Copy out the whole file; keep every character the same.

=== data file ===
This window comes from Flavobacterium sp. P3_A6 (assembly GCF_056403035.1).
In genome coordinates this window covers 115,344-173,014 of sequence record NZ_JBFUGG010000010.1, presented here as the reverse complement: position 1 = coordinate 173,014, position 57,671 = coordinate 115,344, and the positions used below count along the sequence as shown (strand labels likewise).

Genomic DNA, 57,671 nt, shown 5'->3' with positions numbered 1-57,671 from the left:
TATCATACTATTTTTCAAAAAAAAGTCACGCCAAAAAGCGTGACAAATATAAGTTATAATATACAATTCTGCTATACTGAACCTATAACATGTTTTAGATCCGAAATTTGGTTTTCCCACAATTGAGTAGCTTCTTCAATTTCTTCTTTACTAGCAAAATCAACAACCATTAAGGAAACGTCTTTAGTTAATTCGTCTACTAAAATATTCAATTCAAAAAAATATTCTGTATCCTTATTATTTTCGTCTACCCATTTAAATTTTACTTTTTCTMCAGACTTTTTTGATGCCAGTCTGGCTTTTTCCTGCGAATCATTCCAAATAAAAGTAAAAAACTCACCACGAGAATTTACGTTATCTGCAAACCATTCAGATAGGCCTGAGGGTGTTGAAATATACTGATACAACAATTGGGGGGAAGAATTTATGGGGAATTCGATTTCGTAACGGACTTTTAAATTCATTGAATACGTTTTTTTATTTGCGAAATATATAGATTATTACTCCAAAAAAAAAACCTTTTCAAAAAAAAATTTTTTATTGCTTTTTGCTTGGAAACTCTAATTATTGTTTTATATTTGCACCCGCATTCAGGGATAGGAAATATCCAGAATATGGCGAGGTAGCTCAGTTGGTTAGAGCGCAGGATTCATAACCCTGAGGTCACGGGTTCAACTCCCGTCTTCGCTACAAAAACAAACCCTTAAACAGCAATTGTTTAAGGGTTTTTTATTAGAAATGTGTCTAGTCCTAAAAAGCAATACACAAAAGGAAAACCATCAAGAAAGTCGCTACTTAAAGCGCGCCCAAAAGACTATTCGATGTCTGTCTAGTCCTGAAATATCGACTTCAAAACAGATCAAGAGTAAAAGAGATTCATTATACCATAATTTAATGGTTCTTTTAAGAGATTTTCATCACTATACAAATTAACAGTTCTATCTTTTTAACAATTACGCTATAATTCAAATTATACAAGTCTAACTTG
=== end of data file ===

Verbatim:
This window comes from Flavobacterium sp. P3_A6 (assembly GCF_056403035.1).
In genome coordinates this window covers 115,344-173,014 of sequence record NZ_JBFUGG010000010.1, presented here as the reverse complement: position 1 = coordinate 173,014, position 57,671 = coordinate 115,344, and the positions used below count along the sequence as shown (strand labels likewise).

Genomic DNA, 57,671 nt, shown 5'->3' with positions numbered 1-57,671 from the left:
TATCATACTATTTTTCAAAAAAAAGTCACGCCAAAAAGCGTGACAAATATAAGTTATAATATACAATTCTGCTATACTGAACCTATAACATGTTTTAGATCCGAAATTTGGTTTTCCCACAATTGAGTAGCTTCTTCAATTTCTTCTTTACTAGCAAAATCAACAACCATTAAGGAAACGTCTTTAGTTAATTCGTCTACTAAAATATTCAATTCAAAAAAATATTCTGTATCCTTATTATTTTCGTCTACCCATTTAAATTTTACTTTTTCTMCAGACTTTTTTGATGCCAGTCTGGCTTTTTCCTGCGAATCATTCCAAATAAAAGTAAAAAACTCACCACGAGAATTTACGTTATCTGCAAACCATTCAGATAGGCCTGAGGGTGTTGAAATATACTGATACAACAATTGGGGGGAAGAATTTATGGGGAATTCGATTTCGTAACGGACTTTTAAATTCATTGAATACGTTTTTTTATTTGCGAAATATATAGATTATTACTCCAAAAAAAAAACCTTTTCAAAAAAAAATTTTTTATTGCTTTTTGCTTGGAAACTCTAATTATTGTTTTATATTTGCACCCGCATTCAGGGATAGGAAATATCCAGAATATGGCGAGGTAGCTCAGTTGGTTAGAGCGCAGGATTCATAACCCTGAGGTCACGGGTTCAACTCCCGTCTTCGCTACAAAAACAAACCCTTAAACAGCAATTGTTTAAGGGTTTTTTATTAGAAATGTGTCTAGTCCTAAAAAGCAATACACAAAAGGAAAACCATCAAGAAAGTCGCTACTTAAAGCGCGCCCAAAAGACTATTCGATGTCTGTCTAGTCCTGAAATATCGACTTCAAAACAGATCAAGAGTAAAAGAGATTCATTATACCATAATTTAATGGTTCTTTTAAGAGATTTTCATCACTATACAAATTAACAGTTCTATCTTTTTAACAATTACGCTATAATTCAAATTATACAAGTCTAACTTG